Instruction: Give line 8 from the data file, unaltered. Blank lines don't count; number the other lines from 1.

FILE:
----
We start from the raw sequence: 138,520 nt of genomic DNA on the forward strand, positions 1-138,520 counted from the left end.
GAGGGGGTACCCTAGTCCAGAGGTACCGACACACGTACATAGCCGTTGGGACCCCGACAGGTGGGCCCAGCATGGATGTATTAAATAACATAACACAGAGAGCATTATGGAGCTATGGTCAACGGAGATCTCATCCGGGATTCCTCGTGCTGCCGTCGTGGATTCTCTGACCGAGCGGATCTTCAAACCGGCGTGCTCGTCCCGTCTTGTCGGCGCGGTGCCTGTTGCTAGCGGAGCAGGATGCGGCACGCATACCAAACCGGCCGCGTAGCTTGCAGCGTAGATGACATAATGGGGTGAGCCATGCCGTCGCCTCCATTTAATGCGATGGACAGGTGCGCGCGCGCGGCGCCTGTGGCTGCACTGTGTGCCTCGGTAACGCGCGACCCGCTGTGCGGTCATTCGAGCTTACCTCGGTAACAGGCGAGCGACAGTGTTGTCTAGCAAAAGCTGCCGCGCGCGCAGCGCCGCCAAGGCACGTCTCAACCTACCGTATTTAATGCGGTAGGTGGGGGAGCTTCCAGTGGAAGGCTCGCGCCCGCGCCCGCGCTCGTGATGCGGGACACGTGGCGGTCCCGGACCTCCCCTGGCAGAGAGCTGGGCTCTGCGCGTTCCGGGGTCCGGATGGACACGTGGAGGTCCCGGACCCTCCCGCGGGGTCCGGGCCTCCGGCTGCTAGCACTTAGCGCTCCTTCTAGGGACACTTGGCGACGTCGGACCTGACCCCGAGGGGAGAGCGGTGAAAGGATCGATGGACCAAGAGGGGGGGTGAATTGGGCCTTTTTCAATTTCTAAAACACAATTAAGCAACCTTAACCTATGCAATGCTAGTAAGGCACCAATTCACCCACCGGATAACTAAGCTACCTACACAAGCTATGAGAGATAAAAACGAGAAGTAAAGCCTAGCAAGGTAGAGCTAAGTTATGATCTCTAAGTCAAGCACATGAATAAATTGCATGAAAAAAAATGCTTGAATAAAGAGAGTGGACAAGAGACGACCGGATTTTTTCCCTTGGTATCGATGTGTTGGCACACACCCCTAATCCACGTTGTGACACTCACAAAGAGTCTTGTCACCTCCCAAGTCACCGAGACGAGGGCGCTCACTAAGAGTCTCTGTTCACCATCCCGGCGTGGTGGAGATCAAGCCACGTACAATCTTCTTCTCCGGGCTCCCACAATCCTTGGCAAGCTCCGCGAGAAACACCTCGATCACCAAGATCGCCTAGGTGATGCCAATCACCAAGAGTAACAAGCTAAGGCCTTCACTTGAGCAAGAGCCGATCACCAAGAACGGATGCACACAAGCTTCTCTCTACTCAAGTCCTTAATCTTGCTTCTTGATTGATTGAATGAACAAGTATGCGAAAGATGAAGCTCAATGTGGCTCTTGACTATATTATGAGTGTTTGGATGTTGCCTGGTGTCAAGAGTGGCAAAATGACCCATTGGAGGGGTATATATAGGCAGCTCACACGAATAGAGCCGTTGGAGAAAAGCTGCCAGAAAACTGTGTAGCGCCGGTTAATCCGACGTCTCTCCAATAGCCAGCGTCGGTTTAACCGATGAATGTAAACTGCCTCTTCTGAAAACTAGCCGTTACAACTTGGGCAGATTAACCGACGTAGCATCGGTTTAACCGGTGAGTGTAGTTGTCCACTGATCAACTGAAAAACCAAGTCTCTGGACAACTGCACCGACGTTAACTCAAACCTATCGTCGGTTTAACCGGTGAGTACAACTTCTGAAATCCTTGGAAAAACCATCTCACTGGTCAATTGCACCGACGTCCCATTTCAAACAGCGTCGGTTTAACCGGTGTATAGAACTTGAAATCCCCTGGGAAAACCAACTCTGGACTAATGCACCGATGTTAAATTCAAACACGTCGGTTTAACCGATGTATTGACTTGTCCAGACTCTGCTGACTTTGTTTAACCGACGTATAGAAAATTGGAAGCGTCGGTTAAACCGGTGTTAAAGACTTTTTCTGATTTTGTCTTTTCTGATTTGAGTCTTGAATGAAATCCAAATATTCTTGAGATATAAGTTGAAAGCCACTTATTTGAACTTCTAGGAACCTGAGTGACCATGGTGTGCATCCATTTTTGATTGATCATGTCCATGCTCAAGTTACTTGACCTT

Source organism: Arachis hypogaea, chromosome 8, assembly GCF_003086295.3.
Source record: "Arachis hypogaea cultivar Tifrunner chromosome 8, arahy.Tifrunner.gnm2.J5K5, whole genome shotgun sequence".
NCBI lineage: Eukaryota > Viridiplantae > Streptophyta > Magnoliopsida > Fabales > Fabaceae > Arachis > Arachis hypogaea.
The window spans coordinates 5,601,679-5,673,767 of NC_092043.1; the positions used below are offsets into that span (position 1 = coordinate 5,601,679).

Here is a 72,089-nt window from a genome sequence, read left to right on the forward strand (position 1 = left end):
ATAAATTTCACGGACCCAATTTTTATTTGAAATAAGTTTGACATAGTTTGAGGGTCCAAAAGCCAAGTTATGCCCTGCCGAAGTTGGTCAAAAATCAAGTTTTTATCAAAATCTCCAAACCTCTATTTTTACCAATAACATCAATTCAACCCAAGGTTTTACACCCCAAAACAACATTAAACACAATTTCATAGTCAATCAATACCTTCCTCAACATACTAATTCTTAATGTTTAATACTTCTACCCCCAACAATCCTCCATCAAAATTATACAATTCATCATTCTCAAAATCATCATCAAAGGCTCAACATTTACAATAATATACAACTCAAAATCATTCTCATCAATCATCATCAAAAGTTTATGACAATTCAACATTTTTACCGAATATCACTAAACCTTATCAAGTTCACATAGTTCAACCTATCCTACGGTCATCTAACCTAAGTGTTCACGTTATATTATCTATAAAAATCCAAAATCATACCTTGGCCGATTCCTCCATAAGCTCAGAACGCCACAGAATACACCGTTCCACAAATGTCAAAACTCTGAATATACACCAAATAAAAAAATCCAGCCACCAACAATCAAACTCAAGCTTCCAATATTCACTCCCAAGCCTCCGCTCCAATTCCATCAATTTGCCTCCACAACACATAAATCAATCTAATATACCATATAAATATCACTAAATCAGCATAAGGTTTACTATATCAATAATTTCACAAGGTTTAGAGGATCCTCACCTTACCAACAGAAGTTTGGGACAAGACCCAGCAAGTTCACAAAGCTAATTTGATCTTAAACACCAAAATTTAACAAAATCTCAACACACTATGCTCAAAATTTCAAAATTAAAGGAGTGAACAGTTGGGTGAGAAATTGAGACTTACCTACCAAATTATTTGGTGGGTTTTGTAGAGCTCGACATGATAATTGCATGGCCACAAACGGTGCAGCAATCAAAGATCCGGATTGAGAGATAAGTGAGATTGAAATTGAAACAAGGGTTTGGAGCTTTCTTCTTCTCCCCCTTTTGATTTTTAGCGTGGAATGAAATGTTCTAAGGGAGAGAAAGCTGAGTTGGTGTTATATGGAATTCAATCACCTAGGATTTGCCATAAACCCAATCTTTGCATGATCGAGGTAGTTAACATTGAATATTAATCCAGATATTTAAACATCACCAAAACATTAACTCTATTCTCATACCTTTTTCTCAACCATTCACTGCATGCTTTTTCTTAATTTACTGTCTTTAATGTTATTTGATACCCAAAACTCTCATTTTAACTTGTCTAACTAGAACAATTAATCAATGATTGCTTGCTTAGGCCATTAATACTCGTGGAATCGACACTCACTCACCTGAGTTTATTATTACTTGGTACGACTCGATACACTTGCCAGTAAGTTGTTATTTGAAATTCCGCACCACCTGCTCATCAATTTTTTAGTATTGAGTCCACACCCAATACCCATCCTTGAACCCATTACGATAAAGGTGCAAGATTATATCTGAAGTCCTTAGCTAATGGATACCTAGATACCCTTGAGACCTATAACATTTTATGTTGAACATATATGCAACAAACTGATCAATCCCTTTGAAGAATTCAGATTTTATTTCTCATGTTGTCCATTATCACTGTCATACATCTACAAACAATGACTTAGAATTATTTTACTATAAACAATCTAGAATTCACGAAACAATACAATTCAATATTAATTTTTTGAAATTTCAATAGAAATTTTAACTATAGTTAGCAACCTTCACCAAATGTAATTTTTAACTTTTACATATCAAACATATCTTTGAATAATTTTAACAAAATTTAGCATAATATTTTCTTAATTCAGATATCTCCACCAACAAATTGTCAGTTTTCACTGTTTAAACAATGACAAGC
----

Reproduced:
ATAAATTTCACGGACCCAATTTTTATTTGAAATAAGTTTGACATAGTTTGAGGGTCCAAAAGCCAAGTTATGCCCTGCCGAAGTTGGTCAAAAATCAAGTTTTTATCAAAATCTCCAAACCTCTATTTTTACCAATAACATCAATTCAACCCAAGGTTTTACACCCCAAAACAACATTAAACACAATTTCATAGTCAATCAATACCTTCCTCAACATACTAATTCTTAATGTTTAATACTTCTACCCCCAACAATCCTCCATCAAAATTATACAATTCATCATTCTCAAAATCATCATCAAAGGCTCAACATTTACAATAATATACAACTCAAAATCATTCTCATCAATCATCATCAAAAGTTTATGACAATTCAACATTTTTACCGAATATCACTAAACCTTATCAAGTTCACATAGTTCAACCTATCCTACGGTCATCTAACCTAAGTGTTCACGTTATATTATCTATAAAAATCCAAAATCATACCTTGGCCGATTCCTCCATAAGCTCAGAACGCCACAGAATACACCGTTCCACAAATGTCAAAACTCTGAATATACACCAAATAAAAAAATCCAGCCACCAACAATCAAACTCAAGCTTCCAATATTCACTCCCAAGCCTCCGCTCCAATTCCATCAATTTGCCTCCACAACACATAAATCAATCTAATATACCATATAAATATCACTAAATCAGCATAAGGTTTACTATATCAATAATTTCACAAGGTTTAGAGGATCCTCACCTTACCAACAGAAGTTTGGGACAAGACCCAGCAAGTTCACAAAGCTAATTTGATCTTAAACACCAAAATTTAACAAAATCTCAACACACTATGCTCAAAATTTCAAAATTAAAGGAGTGAACAGTTGGGTGAGAAATTGAGACTTACCTACCAAATTATTTGGTGGGTTTTGTAGAGCTCGACATGATAATTGCATGGCCACAAACGGTGCAGCAATCAAAGATCCGGATTGAGAGATAAGTGAGATTGAAATTGAAACAAGGGTTTGGAGCTTTCTTCTTCTCCCCCTTTTGATTTTTAGCGTGGAATGAAATGTTCTAAGGGAGAGAAAGCTGAGTTGGTGTTATATGGAATTCAATCACCTAGGATTTGCCATAAACCCAATCTTTGCATGATCGAGGTAGTTAACATTGAATATTAATCCAGATATTTAAACATCACCAAAACATTAACTCTATTCTCATACCTTTTTCTCAACCATTCACTGCATGCTTTTTCTTAATTTACTGTCTTTAATGTTATTTGATACCCAAAACTCTCATTTTAACTTGTCTAACTAGAACAATTAATCAATGATTGCTTGCTTAGGCCATTAATACTCGTGGAATCGACACTCACTCACCTGAGTTTATTATTACTTGGTACGACTCGATACACTTGCCAGTAAGTTGTTATTTGAAATTCCGCACCACCTGCTCATCAATTTTTTAGTATTGAGTCCACACCCAATACCCATCCTTGAACCCATTACGATAAAGGTGCAAGATTATATCTGAAGTCCTTAGCTAATGGATACCTAGATACCCTTGAGACCTATAACATTTTATGTTGAACATATATGCAACAAACTGATCAATCCCTTTGAAGAATTCAGATTTTATTTCTCATGTTGTCCATTATCACTGTCATACATCTACAAACAATGACTTAGAATTATTTTACTATAAACAATCTAGAATTCACGAAACAATACAATTCAATATTAATTTTTTGAAATTTCAATAGAAATTTTAACTATAGTTAGCAACCTTCACCAAATGTAATTTTTAACTTTTACATATCAAACATATCTTTGAATAATTTTAACAAAATTTAGCATAATATTTTCTTAATTCAGATATCTCCACCAACAAATTGTCAGTTTTCACTGTTTAAACAATGACAAGC